The US' strategy has been to isolate Russia internationally. Evidently, it is Washington that is becoming more isolated on the global stage. This week in the run-up to the G20 summit in Germany, the reverse in fortunes could not be more glaring.
While North Korea was openly defying Washington with a breakthrough ballistic missile test, and US President Donald Trump was embroiled in his usual juvenile tweeting antics, Russia and China’s leaders were proudly consolidating their strategic alliance for a new multipolar global order.
Western media won’t acknowledge as much, but the meeting this week in Moscow between Putin and Xi Jinping was of historical importance. We are witnessing a global transition in power. And for the common good.
Russian President Vladimir Putin and his Chinese counterpart Xi Jinping bond through an apparent deep sense of mutual respect and wisdom about the political challenges facing today’s world. The two leaders have met on more than 20 occasions over the past four years. President Xi referred to Russia as China’s foremost ally and said that in a topsy-turvy world the friendship between the two was a source of countervailing stability.
On the breaking news of North Korea’s successful test launch of its first Intercontinental Ballistic Missile (ICBM), both Putin and Xi called for calm restraint. By contrast, US President Trump took to Twitter to taunt Kim Jong-Un. “Does this guy not have anything better to do with his life?” said Trump in words that could apply more pertinently to the American president.
Then the US and its South Korea ally also launched their ballistic missiles in a military drill aimed as a show of strength to Pyongyang. Kim Jung-Un responded that the ICBM was a “gift for the American bastards” on their Fourth of July Independence Day holiday and that there would more such gifts on the way.
Rather than escalating tensions, Putin and Xi put forward the eminently reasonable proposal that North Korea should freeze its missile tests and the US should likewise halt its military exercises on the Korean peninsula. All sides must convene in negotiations with a commitment to non-violence and without preconditions to strive for a comprehensive settlement to the decades-old dispute.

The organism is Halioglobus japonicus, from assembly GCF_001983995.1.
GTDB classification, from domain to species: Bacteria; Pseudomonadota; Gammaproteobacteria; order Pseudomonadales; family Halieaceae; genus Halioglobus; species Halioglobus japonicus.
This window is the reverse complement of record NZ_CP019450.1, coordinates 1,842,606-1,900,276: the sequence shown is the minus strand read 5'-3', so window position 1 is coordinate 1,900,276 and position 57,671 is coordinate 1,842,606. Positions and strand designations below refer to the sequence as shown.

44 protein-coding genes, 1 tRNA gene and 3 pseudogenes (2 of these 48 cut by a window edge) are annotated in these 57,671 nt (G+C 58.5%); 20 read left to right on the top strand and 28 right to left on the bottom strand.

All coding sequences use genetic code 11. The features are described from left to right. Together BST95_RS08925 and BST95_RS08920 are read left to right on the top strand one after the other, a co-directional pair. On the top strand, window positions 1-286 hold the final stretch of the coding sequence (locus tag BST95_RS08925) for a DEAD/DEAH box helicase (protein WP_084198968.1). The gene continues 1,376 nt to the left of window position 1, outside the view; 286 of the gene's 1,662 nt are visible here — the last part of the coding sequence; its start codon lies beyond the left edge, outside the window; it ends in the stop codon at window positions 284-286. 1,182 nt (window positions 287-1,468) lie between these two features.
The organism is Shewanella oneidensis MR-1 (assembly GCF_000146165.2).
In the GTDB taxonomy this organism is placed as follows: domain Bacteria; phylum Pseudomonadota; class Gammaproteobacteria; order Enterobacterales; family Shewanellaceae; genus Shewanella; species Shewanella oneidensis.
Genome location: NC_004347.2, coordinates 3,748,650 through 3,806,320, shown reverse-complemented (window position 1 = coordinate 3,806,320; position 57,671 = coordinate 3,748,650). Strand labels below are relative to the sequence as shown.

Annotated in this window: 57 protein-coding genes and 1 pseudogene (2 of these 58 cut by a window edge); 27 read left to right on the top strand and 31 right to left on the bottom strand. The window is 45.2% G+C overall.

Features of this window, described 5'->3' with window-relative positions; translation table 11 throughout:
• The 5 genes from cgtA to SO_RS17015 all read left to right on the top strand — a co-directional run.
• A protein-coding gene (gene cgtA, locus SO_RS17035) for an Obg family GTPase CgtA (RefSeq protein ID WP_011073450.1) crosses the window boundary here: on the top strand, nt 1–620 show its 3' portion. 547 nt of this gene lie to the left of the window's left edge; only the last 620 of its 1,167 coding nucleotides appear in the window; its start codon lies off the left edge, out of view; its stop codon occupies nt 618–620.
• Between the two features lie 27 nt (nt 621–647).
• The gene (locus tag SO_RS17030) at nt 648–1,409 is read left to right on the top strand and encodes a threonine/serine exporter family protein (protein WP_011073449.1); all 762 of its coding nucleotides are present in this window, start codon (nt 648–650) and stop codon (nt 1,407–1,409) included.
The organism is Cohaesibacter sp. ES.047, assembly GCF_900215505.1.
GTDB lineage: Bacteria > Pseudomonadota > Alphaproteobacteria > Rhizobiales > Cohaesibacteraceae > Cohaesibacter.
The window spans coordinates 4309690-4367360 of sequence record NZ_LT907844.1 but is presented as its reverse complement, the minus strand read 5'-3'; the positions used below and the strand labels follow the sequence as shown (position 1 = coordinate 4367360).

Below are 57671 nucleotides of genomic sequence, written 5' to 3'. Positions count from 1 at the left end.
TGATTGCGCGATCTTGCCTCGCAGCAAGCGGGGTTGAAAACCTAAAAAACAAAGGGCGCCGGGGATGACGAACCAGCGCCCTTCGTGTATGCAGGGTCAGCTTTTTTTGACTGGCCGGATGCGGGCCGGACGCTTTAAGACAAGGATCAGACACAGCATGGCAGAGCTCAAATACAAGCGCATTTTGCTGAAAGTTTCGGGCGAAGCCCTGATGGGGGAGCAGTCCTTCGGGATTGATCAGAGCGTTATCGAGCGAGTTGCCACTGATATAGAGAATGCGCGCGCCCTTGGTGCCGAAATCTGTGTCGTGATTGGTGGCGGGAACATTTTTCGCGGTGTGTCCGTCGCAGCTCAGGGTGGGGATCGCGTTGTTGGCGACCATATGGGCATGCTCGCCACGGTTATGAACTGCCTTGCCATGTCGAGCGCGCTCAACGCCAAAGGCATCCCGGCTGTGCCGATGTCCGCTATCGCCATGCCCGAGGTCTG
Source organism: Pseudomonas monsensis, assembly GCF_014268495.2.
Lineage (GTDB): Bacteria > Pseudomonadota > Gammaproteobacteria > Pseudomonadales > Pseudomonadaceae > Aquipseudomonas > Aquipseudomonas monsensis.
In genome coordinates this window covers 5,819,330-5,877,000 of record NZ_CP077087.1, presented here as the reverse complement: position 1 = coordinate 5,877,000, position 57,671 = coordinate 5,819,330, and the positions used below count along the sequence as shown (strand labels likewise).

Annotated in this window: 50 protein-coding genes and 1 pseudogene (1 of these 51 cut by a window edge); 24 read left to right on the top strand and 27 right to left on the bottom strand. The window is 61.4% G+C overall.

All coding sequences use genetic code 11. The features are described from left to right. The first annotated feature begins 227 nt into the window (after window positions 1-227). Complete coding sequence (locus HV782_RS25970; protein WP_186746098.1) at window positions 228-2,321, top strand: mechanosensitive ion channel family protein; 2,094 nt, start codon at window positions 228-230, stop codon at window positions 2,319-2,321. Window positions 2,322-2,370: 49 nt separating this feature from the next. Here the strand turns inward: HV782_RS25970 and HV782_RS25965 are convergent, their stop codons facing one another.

The contrast in Putin and Xi’s dignified, intelligent response with that of Trump’s petulance is clear proof of Russia and China showing real global leadership, whereas the Americans are just part of the problem.
But the Korean drama was only one illustration this week of how American ambitions of unipolar dominance have become redundant.
The G20 summit prelude of Putin hosting Xi in Moscow was followed by the Chinese president making a state visit to Germany on Wednesday two days before the gathering in Hamburg. Xi and German Chancellor Angela Merkel reportedly signed new trade deals between the world’s two leading export economies.
“Relations between China and Germany are at their historic best,”said Michael Clauss, Germany’s ambassador to Beijing. “The economic and political dynamic from a German perspective is moving toward the east.”
Of significance too was news this week the European Union is preparing to finalize a major trade pact with Japan.
It is also significant that Japan’s Prime Minister Shinzo Abe called on China and Russia to help mediate the Korean crisis immediately following Pyongyang’s ICMB test launch.
Evidently, Japan, despite being an ally of Washington, is reaching out to a multilateral solution as proposed by Moscow and Beijing.